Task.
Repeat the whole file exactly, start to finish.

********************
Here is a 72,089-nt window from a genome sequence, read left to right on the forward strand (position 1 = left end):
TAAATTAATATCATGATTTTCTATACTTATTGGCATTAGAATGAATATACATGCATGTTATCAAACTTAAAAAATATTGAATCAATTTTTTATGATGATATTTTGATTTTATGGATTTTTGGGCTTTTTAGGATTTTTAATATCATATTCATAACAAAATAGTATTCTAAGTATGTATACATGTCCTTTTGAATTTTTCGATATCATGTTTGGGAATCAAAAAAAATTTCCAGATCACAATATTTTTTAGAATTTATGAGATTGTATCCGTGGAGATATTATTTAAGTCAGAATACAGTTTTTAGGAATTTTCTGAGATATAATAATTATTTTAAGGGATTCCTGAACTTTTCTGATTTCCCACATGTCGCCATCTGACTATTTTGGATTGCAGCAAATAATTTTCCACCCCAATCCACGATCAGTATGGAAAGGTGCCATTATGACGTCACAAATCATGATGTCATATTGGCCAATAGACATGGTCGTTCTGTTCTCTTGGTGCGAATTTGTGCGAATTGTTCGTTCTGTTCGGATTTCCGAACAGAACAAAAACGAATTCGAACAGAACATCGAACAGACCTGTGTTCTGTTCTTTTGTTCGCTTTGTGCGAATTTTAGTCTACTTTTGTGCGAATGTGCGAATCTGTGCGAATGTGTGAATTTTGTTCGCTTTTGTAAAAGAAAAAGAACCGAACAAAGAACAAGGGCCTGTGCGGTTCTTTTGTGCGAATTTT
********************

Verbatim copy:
Here is a 72,089-nt window from a genome sequence, read left to right on the forward strand (position 1 = left end):
TAAATTAATATCATGATTTTCTATACTTATTGGCATTAGAATGAATATACATGCATGTTATCAAACTTAAAAAATATTGAATCAATTTTTTATGATGATATTTTGATTTTATGGATTTTTGGGCTTTTTAGGATTTTTAATATCATATTCATAACAAAATAGTATTCTAAGTATGTATACATGTCCTTTTGAATTTTTCGATATCATGTTTGGGAATCAAAAAAAATTTCCAGATCACAATATTTTTTAGAATTTATGAGATTGTATCCGTGGAGATATTATTTAAGTCAGAATACAGTTTTTAGGAATTTTCTGAGATATAATAATTATTTTAAGGGATTCCTGAACTTTTCTGATTTCCCACATGTCGCCATCTGACTATTTTGGATTGCAGCAAATAATTTTCCACCCCAATCCACGATCAGTATGGAAAGGTGCCATTATGACGTCACAAATCATGATGTCATATTGGCCAATAGACATGGTCGTTCTGTTCTCTTGGTGCGAATTTGTGCGAATTGTTCGTTCTGTTCGGATTTCCGAACAGAACAAAAACGAATTCGAACAGAACATCGAACAGACCTGTGTTCTGTTCTTTTGTTCGCTTTGTGCGAATTTTAGTCTACTTTTGTGCGAATGTGCGAATCTGTGCGAATGTGTGAATTTTGTTCGCTTTTGTAAAAGAAAAAGAACCGAACAAAGAACAAGGGCCTGTGCGGTTCTTTTGTGCGAATTTT